Sugihara’s paintings are like flat sculptures. The lacquered surface creates a soft sheen which works to mimic the quality of a smooth ceramic. But Sugihara’s surfaces aren’t perfect up close, where you can see the layers of paint and varnish, the small globs of paint and the ripples in the varnish. In Corolla, small cracks appear on the painting’s surface; coupled with the mossy blue-green tinges, these imperfections appear like spores, giving the work an organic, almost underwater feel. 

The artist tells me that she “wanted [her] paintings to have the impression of something wriggling beneath the surface of the water”. She continues: “As a child I owned a pleco, a tropical fish in the catfish family that primarily feeds on algae, but I rarely cleaned the tank. As a result, the tank became murkier and murkier, and the pleco became almost invisible. I still recall the sensation that something was definitely there, and the air bubbles it emitted were both frightening and captivating—I couldn’t take my eyes off the tank.” The palette of this memory blooms throughout the show.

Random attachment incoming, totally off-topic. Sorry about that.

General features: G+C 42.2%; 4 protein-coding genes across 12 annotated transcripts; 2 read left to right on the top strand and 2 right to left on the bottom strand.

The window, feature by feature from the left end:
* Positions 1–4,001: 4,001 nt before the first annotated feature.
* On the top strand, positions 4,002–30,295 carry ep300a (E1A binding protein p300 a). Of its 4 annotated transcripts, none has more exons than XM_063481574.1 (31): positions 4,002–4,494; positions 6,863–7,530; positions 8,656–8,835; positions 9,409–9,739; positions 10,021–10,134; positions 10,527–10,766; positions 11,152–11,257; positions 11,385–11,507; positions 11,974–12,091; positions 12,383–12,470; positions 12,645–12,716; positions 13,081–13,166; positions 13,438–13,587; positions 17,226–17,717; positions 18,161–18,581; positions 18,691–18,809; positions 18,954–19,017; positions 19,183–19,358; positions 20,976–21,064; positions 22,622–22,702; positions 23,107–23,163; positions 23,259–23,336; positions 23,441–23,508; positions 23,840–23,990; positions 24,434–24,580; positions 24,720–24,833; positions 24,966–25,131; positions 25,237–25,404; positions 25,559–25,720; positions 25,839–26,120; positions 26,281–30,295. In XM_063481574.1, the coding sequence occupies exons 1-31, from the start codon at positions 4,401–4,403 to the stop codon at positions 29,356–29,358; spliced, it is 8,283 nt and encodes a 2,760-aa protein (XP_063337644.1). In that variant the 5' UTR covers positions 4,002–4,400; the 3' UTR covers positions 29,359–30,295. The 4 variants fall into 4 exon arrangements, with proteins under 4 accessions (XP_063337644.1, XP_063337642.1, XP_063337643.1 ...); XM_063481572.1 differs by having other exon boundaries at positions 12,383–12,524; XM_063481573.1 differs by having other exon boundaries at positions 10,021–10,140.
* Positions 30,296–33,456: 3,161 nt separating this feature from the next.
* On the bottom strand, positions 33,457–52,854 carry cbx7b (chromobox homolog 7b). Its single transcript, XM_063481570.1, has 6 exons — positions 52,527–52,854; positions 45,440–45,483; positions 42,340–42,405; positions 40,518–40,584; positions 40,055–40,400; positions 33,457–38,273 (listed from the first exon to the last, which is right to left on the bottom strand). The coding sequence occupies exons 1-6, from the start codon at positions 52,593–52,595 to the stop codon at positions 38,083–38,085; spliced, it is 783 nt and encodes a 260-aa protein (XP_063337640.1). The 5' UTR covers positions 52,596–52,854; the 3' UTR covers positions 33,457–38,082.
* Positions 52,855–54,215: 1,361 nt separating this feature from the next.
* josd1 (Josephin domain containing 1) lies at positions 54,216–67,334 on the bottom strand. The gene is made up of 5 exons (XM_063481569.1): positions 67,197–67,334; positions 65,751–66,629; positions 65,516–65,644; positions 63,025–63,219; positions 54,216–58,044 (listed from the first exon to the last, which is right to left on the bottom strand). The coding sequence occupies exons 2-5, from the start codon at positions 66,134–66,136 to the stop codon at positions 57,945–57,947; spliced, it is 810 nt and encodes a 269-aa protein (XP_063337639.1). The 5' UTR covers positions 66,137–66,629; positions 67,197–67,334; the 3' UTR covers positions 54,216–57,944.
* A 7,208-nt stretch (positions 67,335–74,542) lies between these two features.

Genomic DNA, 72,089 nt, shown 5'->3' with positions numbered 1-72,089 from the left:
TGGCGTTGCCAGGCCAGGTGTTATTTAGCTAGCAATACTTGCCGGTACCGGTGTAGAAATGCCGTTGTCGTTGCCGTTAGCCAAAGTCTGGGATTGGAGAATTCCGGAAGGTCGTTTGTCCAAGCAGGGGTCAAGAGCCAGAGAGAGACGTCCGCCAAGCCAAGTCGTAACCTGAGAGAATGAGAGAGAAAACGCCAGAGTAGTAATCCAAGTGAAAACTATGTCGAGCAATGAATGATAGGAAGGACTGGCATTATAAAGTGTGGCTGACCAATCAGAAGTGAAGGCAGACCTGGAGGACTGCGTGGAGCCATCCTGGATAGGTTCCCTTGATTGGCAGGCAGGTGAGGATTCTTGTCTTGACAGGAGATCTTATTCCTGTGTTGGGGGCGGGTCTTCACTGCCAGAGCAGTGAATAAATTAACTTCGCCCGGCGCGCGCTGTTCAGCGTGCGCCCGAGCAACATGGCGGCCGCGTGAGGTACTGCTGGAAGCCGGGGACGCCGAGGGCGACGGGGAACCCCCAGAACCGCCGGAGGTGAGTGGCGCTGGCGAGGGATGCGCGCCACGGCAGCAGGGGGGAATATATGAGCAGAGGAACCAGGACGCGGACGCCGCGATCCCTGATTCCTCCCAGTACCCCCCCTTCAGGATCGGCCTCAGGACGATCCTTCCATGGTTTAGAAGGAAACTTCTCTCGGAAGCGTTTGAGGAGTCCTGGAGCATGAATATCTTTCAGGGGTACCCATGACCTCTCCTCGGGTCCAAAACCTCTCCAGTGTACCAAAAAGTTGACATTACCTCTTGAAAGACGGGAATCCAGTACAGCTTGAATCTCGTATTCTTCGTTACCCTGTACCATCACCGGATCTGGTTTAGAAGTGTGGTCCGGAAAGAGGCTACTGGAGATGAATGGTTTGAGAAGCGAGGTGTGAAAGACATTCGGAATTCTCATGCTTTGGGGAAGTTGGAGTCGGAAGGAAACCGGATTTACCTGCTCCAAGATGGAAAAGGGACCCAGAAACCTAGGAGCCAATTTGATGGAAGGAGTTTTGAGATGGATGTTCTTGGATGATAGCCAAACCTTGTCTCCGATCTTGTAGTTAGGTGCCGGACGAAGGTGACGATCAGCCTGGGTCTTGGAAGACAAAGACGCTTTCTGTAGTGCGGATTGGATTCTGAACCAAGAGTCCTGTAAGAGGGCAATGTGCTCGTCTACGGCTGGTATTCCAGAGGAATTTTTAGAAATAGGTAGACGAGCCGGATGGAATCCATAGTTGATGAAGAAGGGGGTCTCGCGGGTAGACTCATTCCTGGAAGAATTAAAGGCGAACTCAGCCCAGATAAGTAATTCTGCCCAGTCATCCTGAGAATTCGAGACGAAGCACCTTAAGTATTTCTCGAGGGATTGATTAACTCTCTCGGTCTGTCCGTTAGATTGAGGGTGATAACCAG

Gather, 2023. Courtesy of the Artist and Arcadia Missa, London.

Memory plays a central role in Sugihara’s practice. She explains that before starting a series of paintings, she selects specific objects which, while not chosen deliberately for this reason, are often related to living organisms. She believes this is because of her “universal interest in living things and the fact that she believes in the memory of the body”. Body memory refers to the idea that different parts of the body, not only the brain, can store memories and emotion. There are traces of the human body throughout Sugihara’s practice. Occasionally, they are explicit, as in Untitled, a mottled yellow wax sculpture of a half-open hand clutching black beads. Mostly, though, these nods to the body are far subtler – a single nipple in Corolla, or a lung-like shape in Gather.